Battery Metals

Simon Moores of Industrial Mineral Data thinks that may be the case.

Graphite prices have undoubtedly declined from their “unprecedented” 2011 highs, but according to The Metals Report, Simon Moores of Industrial Minerals Data believes the “industry has seen the bottom of graphite prices and should expect a rise” to begin by the third quarter of 2013.

However, in China that picture is not so rosy. Moores notes in an article published yesterday that over the last six months, the price of flake graphite in the Asian nation has been “falling considerably” on the back of a lack of demand. As a result, “excess medium flake graphite (+/-100 mesh) in the market” has pushed prices down, “in some cases to sub-$700 levels.”

He believes that this situation is unsustainable and thinks that ultimately either demand must increase or the Chinese graphite industry must undergo consolidation, “market-led or otherwise.”

The main concern regarding the consolidation of China’s flake graphite market, The Metals Report states, is that it will lead to the country flooding the market with graphite like it did in the mid-1990s. However, Moores thinks that is unlikely because China “wants to compete with South Korea, Japan, Europe and the U.S.” and “[c]heap exports are not the way to do that.”

Though Moores emphasized that it isn’t clear yet whether consolidation will occur, he mentioned to The Metals Report that China’s amorphous graphite industry has already been consolidated, stating that 230 small mines in Hunan province have been transformed into a conglomerate that controls 50 to 60 percent of that area’s production.

Price update

Moores told The Metals Report that currently +80 mesh material ranging from 94- to 97-percent carbon — his firm’s most commonly quoted grade — is now selling for $1,400 per metric ton, about a 50-percent drop from the highs seen in 2011 and 2012.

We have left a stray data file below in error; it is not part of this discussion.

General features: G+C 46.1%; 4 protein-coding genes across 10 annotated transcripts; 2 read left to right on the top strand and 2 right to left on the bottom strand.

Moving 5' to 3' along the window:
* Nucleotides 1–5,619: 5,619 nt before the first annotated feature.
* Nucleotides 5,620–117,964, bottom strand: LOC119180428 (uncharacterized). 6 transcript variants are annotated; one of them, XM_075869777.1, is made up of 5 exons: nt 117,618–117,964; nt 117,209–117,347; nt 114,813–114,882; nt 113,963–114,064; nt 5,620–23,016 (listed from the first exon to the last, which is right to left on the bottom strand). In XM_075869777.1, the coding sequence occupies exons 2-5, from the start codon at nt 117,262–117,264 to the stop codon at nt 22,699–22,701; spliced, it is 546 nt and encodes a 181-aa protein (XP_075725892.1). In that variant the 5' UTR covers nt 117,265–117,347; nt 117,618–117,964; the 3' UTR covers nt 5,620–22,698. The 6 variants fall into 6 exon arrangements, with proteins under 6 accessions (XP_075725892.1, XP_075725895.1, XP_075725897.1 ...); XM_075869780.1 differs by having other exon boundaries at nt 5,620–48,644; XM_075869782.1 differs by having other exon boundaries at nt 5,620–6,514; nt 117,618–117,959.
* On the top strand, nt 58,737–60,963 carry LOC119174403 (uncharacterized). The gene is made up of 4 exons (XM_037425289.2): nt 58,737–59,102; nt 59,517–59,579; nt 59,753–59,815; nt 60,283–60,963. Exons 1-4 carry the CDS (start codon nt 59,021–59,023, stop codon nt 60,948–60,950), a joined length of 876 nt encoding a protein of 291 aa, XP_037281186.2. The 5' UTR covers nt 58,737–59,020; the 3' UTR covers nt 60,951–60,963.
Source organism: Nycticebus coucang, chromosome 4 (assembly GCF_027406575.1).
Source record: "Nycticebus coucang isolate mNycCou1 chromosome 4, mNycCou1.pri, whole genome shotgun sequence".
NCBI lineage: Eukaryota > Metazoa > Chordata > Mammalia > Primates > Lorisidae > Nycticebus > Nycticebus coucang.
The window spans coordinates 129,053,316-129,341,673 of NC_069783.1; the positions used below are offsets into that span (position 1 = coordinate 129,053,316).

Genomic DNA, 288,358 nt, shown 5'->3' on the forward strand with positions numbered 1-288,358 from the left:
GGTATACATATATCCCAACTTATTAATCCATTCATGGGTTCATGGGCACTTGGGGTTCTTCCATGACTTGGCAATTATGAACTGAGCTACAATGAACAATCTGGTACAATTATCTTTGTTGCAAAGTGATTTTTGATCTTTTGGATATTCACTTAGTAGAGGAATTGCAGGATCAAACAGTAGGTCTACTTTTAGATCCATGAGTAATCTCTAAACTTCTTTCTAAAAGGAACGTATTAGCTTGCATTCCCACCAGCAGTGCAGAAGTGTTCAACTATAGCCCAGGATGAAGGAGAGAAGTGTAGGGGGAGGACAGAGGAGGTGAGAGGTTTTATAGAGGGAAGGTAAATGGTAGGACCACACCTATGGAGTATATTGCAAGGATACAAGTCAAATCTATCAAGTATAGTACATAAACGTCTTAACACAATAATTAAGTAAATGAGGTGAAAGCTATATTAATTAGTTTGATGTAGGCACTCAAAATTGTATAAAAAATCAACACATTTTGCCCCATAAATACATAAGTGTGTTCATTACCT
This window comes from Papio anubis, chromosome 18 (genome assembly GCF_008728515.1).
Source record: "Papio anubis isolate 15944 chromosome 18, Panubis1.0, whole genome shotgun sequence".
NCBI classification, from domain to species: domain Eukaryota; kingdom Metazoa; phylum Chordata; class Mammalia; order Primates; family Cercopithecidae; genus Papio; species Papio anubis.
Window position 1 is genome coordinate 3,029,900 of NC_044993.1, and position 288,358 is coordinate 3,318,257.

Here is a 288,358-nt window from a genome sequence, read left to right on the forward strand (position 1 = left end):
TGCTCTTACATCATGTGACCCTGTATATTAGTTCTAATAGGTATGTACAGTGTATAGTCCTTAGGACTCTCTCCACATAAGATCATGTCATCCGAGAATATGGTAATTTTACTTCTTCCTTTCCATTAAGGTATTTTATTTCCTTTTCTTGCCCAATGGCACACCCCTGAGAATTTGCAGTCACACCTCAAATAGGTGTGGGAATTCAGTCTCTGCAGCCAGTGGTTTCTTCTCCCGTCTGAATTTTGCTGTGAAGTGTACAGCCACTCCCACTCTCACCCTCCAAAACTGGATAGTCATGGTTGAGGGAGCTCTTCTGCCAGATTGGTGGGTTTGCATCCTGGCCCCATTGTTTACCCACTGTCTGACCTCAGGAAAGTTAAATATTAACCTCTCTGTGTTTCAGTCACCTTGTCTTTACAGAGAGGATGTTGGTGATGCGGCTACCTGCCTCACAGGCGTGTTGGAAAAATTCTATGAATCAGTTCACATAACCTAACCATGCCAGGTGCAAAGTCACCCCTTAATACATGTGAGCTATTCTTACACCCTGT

While he did not give a firm prediction for future pricing, as noted above, Moores does believe that prices are on their way up. He also noted that “[f]lake graphite prices have settled higher than expected” and “remain 60% higher than pre-recession levels.”

Junior company news

Last Monday, Syrah Resources (ASX:SYR) announced that it has made “substantial” progress on fulfilling key infrastructure requirements at its Balama graphite project in Mozambique, noting that it is trying to fast track the project to development. In late May, the company revealed that the project “contains, by far, the largest known graphite resource in the world.”

Across the world, the Quebec graphite space has been gaining attention. On May 27, Rock Tech Lithium (TSXV:RCK) exercised its option to acquire a 100-percent interest in 32 mineral claims that make up the Quebec-based Lochaber graphite property. It is considered prospective for large-flake, crystalline graphite and contains some of the oldest graphite showings in Canada, according to the company’s website.

“The results of the exploration activities we have completed thus far have exceeded our initial expectations. By securing this project, the Company now has 100% ownership of two quality assets that we are confident can add significant value for our shareholders,” Afzaal Pirzada, Rock Tech’s vice president of exploration and interim CEO, commented. In the short term, the company plans to complete a maiden NI 43-101 compliant resource estimate for the project.

The acquisition trend continued the next day, with Sunset Cove Mining (TSXV:SSM) signing a mineral option agreement with a group of Quebec prospectors to buy 100 percent of the Lac Guéret West graphite property, also located in Quebec. The company’s press release notes that it is located west of Mason Graphite’s (TSXV:LLG) Lac Guéret graphite project, which, according to a preliminary economic assessment (PEA) has a pre-tax net present value of $364 million at an 8-percent discount, a 33.7-percent pre-tax internal rate of return and a mine life of 22 years.

For its part, Mason last week filed a on SEDAR a NI 43-101 compliant technical report that breaks down the PEA for its Quebec-based Lac Guéret graphite project. Operational highlights of the PEA include annual production of 50,000 metric tons of graphite concentrate and graphite recovery above 96 percent.

 

Securities Disclosure: I, Charlotte McLeod, hold no direct investment interest in any company mentioned in this article. 

Related reading: 

Flake Graphite Prices Have Bottomed: Simon Moores

Flake Prices Settle Higher Than Expected

PROJECT UPDATE: Syrah Claims Mozambique Graphite-Vanadium Project is World’s Largest

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